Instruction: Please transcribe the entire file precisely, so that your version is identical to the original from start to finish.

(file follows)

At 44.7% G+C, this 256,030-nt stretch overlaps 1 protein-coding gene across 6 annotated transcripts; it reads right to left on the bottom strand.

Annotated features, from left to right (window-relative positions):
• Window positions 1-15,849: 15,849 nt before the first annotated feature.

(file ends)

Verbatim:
At 44.7% G+C, this 256,030-nt stretch overlaps 1 protein-coding gene across 6 annotated transcripts; it reads right to left on the bottom strand.

Annotated features, from left to right (window-relative positions):
• Window positions 1-15,849: 15,849 nt before the first annotated feature.